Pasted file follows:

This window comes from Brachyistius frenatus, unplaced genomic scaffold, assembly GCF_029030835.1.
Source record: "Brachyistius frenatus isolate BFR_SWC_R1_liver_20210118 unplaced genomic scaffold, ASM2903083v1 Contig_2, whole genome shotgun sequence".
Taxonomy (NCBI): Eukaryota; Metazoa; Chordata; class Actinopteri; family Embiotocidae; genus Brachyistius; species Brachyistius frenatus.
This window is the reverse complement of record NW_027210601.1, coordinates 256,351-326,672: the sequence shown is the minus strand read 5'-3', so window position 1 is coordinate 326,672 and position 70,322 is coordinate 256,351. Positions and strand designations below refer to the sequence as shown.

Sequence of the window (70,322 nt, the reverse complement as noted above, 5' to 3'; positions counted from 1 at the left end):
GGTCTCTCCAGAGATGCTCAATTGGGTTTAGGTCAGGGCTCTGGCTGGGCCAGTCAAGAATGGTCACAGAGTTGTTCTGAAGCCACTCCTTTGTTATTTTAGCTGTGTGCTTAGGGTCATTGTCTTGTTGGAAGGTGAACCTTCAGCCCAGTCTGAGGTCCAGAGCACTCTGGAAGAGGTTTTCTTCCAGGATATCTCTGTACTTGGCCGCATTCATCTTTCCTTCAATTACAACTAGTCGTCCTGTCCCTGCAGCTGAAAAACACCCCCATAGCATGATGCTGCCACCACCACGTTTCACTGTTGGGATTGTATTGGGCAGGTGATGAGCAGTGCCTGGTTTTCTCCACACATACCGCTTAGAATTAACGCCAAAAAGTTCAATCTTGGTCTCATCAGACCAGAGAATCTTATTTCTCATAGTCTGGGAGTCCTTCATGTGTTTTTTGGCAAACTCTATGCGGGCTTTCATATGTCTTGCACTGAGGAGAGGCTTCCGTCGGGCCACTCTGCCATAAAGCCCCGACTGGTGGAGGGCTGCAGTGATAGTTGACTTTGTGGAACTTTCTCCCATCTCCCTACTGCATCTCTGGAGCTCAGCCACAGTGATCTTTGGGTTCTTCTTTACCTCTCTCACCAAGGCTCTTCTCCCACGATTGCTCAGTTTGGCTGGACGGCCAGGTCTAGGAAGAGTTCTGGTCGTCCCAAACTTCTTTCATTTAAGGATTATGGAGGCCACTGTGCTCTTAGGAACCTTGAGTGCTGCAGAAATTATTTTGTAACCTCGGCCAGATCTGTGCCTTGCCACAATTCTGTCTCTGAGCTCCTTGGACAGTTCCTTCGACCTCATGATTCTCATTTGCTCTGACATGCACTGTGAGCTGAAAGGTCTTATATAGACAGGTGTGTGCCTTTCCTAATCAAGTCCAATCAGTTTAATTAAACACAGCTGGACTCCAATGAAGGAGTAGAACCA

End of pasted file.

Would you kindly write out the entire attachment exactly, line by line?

This window comes from Brachyistius frenatus, unplaced genomic scaffold, assembly GCF_029030835.1.
Source record: "Brachyistius frenatus isolate BFR_SWC_R1_liver_20210118 unplaced genomic scaffold, ASM2903083v1 Contig_2, whole genome shotgun sequence".
Taxonomy (NCBI): Eukaryota; Metazoa; Chordata; class Actinopteri; family Embiotocidae; genus Brachyistius; species Brachyistius frenatus.
This window is the reverse complement of record NW_027210601.1, coordinates 256,351-326,672: the sequence shown is the minus strand read 5'-3', so window position 1 is coordinate 326,672 and position 70,322 is coordinate 256,351. Positions and strand designations below refer to the sequence as shown.

Sequence of the window (70,322 nt, the reverse complement as noted above, 5' to 3'; positions counted from 1 at the left end):
GGTCTCTCCAGAGATGCTCAATTGGGTTTAGGTCAGGGCTCTGGCTGGGCCAGTCAAGAATGGTCACAGAGTTGTTCTGAAGCCACTCCTTTGTTATTTTAGCTGTGTGCTTAGGGTCATTGTCTTGTTGGAAGGTGAACCTTCAGCCCAGTCTGAGGTCCAGAGCACTCTGGAAGAGGTTTTCTTCCAGGATATCTCTGTACTTGGCCGCATTCATCTTTCCTTCAATTACAACTAGTCGTCCTGTCCCTGCAGCTGAAAAACACCCCCATAGCATGATGCTGCCACCACCACGTTTCACTGTTGGGATTGTATTGGGCAGGTGATGAGCAGTGCCTGGTTTTCTCCACACATACCGCTTAGAATTAACGCCAAAAAGTTCAATCTTGGTCTCATCAGACCAGAGAATCTTATTTCTCATAGTCTGGGAGTCCTTCATGTGTTTTTTGGCAAACTCTATGCGGGCTTTCATATGTCTTGCACTGAGGAGAGGCTTCCGTCGGGCCACTCTGCCATAAAGCCCCGACTGGTGGAGGGCTGCAGTGATAGTTGACTTTGTGGAACTTTCTCCCATCTCCCTACTGCATCTCTGGAGCTCAGCCACAGTGATCTTTGGGTTCTTCTTTACCTCTCTCACCAAGGCTCTTCTCCCACGATTGCTCAGTTTGGCTGGACGGCCAGGTCTAGGAAGAGTTCTGGTCGTCCCAAACTTCTTTCATTTAAGGATTATGGAGGCCACTGTGCTCTTAGGAACCTTGAGTGCTGCAGAAATTATTTTGTAACCTCGGCCAGATCTGTGCCTTGCCACAATTCTGTCTCTGAGCTCCTTGGACAGTTCCTTCGACCTCATGATTCTCATTTGCTCTGACATGCACTGTGAGCTGAAAGGTCTTATATAGACAGGTGTGTGCCTTTCCTAATCAAGTCCAATCAGTTTAATTAAACACAGCTGGACTCCAATGAAGGAGTAGAACCA